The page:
Then there was the time a friend and I joined up with her boyfriend and another guy who said they were being paid to move a sailboat from the west end of Puerto Rico (Mayaguez) all the way to Tortola in the British Virgin Islands. For future reference, this is NOT a good plan. We were going against the wind the whole time and only made it as far as Ponce before we decided it was basically an impossible task. But three of us still wanted to see Tortola so we took a flight there for a week. We stayed on Cane Garden Bay and loved every minute of it! There were very few tourists because Hurricane Hugo had come through in September 1989, so we had the place to ourselves.

To tell you the truth, building this rural passive solar home in southern Colorado was also more of an adventure than either Mike or I were looking for. Being new here, we had no idea what we were up against, like only one building inspector for the entire county, and it just went on and on with an amazing number of major obstacles and delays. Sometimes it felt like a hopeless battle just finishing it, because our builder kept putting us off. Finally we dead-lined him with, “We’re not paying you until it’s finished.” and “We need to move out of our rental the end of July.” Finally something worked!

All in all I feel super lucky with how my life has gone. So many of the circumstances seemed like that old Chinese tale about deciding too soon that an apparent misfortune is in fact a blessing in disguise. I loved all of my river trips, backpacking trips, adventures abroad, various chance meetings and romantic liaisons, because they led me to this exact moment in this tremendously beautiful place with the love of my life. I am quite content with that.

Shoot me an e-mail if you would like to learn more about our decision to move south and our experience with building a solar home west of Walsenburg. My book: A Memoir of Retirement: From Suburbia to Solar in Southern Colorado.

Contact me at: MidlifeCrisisQueen@gmail.com

Could I have insulin resistance? What is that?

Now that I am convinced that I am going to survive my most recent health emergency, a terrible case of anemia (I needed five iron infusions(!), I have decided to make an all-out effort to improve my health. BTW, I believe my anemia was cause by my statin drug. This is a rare side-effect of statins. As far as anemia goes, if you should notice an alarming amount of hair in your shower drain and a sudden, extreme loss of energy, get a blood test…now!

So I noticed an ad for GOLO.com, a supplement that promises weight loss for so many of us who are older, overweight and “insulin resistant.” Then I got to thinking, what’s that? Here’s what I found on a few medical sites:

The two main factors that seem to contribute to insulin resistance are excess body fat, especially around your belly, and a lack of physical activity. People who have prediabetes, Type 1 and Type 2 diabetes usually have some level of insulin resistance.

  • Insulin resistance happens when the body doesn’t respond appropriately to insulin, leading to high blood sugar levels.
  • Insulin resistance can lead to chronic health conditions like diabetes, coronary artery disease, and metabolic syndrome, but it does not always cause symptoms.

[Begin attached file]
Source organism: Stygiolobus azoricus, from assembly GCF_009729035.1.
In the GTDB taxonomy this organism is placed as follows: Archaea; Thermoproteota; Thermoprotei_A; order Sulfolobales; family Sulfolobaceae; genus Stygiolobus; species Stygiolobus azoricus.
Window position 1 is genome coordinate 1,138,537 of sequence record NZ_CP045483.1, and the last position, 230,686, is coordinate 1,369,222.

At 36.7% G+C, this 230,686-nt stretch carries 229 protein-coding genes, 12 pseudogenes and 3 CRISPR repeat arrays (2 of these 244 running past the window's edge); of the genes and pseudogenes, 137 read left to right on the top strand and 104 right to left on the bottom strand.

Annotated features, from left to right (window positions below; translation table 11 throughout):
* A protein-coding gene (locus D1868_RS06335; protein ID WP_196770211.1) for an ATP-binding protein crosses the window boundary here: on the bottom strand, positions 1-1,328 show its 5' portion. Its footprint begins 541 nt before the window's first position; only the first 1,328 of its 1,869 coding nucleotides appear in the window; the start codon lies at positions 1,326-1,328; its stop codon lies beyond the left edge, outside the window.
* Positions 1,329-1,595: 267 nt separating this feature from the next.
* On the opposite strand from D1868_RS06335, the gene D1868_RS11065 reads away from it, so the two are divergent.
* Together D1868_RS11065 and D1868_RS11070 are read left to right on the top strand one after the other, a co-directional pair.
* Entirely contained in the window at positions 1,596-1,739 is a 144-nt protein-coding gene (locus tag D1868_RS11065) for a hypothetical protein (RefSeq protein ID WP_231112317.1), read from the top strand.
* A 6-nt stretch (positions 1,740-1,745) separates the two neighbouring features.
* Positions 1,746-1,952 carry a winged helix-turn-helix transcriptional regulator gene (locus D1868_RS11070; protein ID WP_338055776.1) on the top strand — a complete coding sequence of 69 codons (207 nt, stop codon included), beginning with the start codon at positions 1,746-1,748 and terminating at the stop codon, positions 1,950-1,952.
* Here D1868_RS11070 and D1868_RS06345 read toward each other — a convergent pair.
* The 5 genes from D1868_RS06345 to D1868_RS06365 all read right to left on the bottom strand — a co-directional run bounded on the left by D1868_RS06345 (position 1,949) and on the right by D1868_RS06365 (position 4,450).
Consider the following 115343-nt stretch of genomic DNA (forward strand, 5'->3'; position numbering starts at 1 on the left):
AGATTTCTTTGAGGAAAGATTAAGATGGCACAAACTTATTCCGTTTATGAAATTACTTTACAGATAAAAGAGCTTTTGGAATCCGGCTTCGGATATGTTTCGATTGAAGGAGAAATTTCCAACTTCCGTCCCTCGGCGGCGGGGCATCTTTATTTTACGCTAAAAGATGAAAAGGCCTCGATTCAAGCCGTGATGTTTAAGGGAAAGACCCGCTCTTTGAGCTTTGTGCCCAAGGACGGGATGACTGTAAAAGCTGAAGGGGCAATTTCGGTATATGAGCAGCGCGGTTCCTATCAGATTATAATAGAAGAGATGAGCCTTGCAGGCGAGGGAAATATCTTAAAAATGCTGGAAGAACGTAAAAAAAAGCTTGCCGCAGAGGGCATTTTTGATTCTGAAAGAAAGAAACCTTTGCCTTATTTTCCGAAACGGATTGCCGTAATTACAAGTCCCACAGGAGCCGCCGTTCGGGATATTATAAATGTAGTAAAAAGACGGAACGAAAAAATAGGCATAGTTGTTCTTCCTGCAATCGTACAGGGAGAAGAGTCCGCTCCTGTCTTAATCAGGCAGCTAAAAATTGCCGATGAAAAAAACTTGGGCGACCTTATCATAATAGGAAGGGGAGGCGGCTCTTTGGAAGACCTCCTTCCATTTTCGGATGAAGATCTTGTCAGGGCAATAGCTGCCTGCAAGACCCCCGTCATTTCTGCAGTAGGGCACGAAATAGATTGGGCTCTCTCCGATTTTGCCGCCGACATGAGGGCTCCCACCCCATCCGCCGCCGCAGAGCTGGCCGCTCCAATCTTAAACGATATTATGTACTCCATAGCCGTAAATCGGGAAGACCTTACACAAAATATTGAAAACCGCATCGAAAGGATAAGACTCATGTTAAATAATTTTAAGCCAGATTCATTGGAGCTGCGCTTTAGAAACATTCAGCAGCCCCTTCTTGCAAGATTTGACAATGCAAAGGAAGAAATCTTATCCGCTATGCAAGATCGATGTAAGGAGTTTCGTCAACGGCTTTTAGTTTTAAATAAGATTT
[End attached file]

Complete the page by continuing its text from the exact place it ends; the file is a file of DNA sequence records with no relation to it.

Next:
• Insulin resistance is reversible with exercise, diet, weight loss, and, if needed, medications.

Insulin resistance increases your risk of developing diabetes. You could be insulin resistant for years without knowing it. This condition typically does not trigger any noticeable symptoms, so it’s important to have a doctor regularly check your blood glucose levels.

Wow, this sounds serious. So I ordered the “release” supplement from GOLO and started taking it as directed. In the meantime I learned there are many different supplements that may increase insulin sensitivity, but chromium, berberine, magnesium, and resveratrol are backed by the most consistent evidence.

In the GOLO formula, each capsule contains 15 mg magnesium, 10 mg zinc, and 70 mcg chromium as well as a “proprietary blend” of Rhodiola extract, Inositol, Berberine extract, Gardenia extract, etc. These are taken 3 times per day with meals. I found similar supplements in Dr. Gundry’s Metabolic Advanced capsules, but they recommend 4 capsules per day. In the past I did lose some weight with Dr. Gundry’s formula.

First of all you should know that the only healthy way to combat insulin resistance is through increased exercise and diet change. From my experience of losing 50 pounds in my mid-50s, weight loss works best by cutting sugar, dairy, processed foods, and salt way back, then allowing yourself only two very small helpings of white starches (bread, potatoes, pasta, rice) per day. Fill up on vegetables with a small amount of fruit like apples or blueberries.

Steps to reverse insulin resistance and prevent type 2 diabetes:

  1. Exercise for at least 30 minutes a day of moderate activity (like brisk walking) 5 or more days a week.
  2. Get to a healthy weight.
  3. Eat a healthy diet.

I started taking my GOLO capsules a week ago and changing my diet to consume much fewer calories with less salt and sugar. One of the side effects I am pleased to report is how much water weight I have lost. I have been retaining water, especially in my lower legs and feet forever, so much so that it was hard to wiggle my toes sometimes. I knew this wasn’t healthy and so I asked a number of MDs why I am so swollen. None could offer any useful answers. Now I know what I can do about it!

As far as the loss of actual pounds, I have decided not to focus on that for a while. As long as I keep feeling better I will take that as my reward. I learned from my last weight-loss experience that checking the scale constantly is no way to change habits. Losing weight is not a proper goal. For me, a permanent sustainable change in my eating habits, health and a feeling of well-being is my lifelong goal.